Overlap between functional GI disorders and other functional syndromes: what are the underlying mechanisms?

Authors

  • S. E. Kim,

    1. Oppenheimer Family Center of Neurobiology of Stress, Los Angeles, CA, USA
    2. Department of Medicine, Greater Los Angeles Veterans Administration Medical Center, Los Angeles, CA, USA
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  • L. Chang

    1. Oppenheimer Family Center of Neurobiology of Stress, Los Angeles, CA, USA
    2. Department of Medicine, David Geffen School of Medicine at UCLA, Los Angeles, CA, USA
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  • Correction added after online publication 21 August 2012: Copyright line for the reuse of Figures 1 and 2 modified from “Permission obtained from Functional Somatic Syndromes, Eds: EA Mayer and C Bushnell” to “Adapted from229. This figure has been reproduced with permission of the International Association for the Study of Pain® (IASP®). The figure may not be reproduced for any other purpose without permission.”

Address for Correspondence
Lin Chang, M.D., Oppenheimer Family Center for Neurobiology of Stress, David Geffen School of Medicine at UCLA, 10833 LeConte Avenue, CHS 42-210 Los Angeles, CA 90095-7378, USA.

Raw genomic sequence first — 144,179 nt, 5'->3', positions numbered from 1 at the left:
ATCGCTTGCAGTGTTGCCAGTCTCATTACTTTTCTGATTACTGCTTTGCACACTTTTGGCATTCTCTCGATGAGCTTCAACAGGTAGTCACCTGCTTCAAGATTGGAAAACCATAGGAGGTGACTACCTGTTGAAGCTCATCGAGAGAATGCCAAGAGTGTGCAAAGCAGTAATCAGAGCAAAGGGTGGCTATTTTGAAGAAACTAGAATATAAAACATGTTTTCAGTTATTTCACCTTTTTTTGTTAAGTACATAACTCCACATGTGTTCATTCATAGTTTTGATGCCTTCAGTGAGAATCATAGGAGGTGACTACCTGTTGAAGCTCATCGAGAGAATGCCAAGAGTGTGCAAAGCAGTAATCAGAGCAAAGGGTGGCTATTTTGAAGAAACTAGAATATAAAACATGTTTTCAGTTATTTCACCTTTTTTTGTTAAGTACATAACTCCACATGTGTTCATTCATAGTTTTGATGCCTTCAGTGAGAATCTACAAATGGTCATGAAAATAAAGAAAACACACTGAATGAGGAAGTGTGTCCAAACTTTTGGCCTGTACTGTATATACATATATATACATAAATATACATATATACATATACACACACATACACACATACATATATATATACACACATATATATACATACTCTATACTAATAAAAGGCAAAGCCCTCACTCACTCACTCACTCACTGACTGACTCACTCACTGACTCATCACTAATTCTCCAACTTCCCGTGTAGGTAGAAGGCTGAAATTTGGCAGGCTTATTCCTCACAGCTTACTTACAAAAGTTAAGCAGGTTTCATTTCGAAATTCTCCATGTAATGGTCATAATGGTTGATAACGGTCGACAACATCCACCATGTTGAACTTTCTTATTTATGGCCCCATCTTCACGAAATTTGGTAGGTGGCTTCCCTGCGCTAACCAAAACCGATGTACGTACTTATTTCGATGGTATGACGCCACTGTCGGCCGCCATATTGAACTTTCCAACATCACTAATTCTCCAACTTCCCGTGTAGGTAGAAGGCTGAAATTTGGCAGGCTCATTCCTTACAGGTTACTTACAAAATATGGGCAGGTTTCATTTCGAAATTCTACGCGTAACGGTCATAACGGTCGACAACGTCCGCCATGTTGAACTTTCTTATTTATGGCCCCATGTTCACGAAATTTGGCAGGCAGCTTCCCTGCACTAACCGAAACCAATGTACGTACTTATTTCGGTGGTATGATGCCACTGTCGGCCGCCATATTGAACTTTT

Tel: +31 0206 0192; fax: +31 0825 1919; e-mail: linchang@ucla.edu

Abstract

Abstract  Background  Irritable bowel syndrome and other gastrointestinal (GI) and non-GI disorders such as functional dyspepsia, fibromyalgia, temporomandibular joint disorder, interstitial cystitis/painful bladder syndrome, and chronic fatigue syndrome are known as functional pain syndromes. They commonly coexist within the same individual. The pathophysiologic mechanisms of these disorders are not well understood, but it has been hypothesized that they share a common pathogenesis.

Purpose  The objective of this review is to discuss the proposed pathophysiologic mechanisms, which have been similarly studied in these conditions. These mechanisms include enhanced pain perception, altered regional brain activation, infectious etiologies, dysregulations in immune and neuroendocrine function, and genetic susceptibility. Studies suggest that these functional disorders are multifactorial, but factors which increase the vulnerability of developing these conditions are shared.

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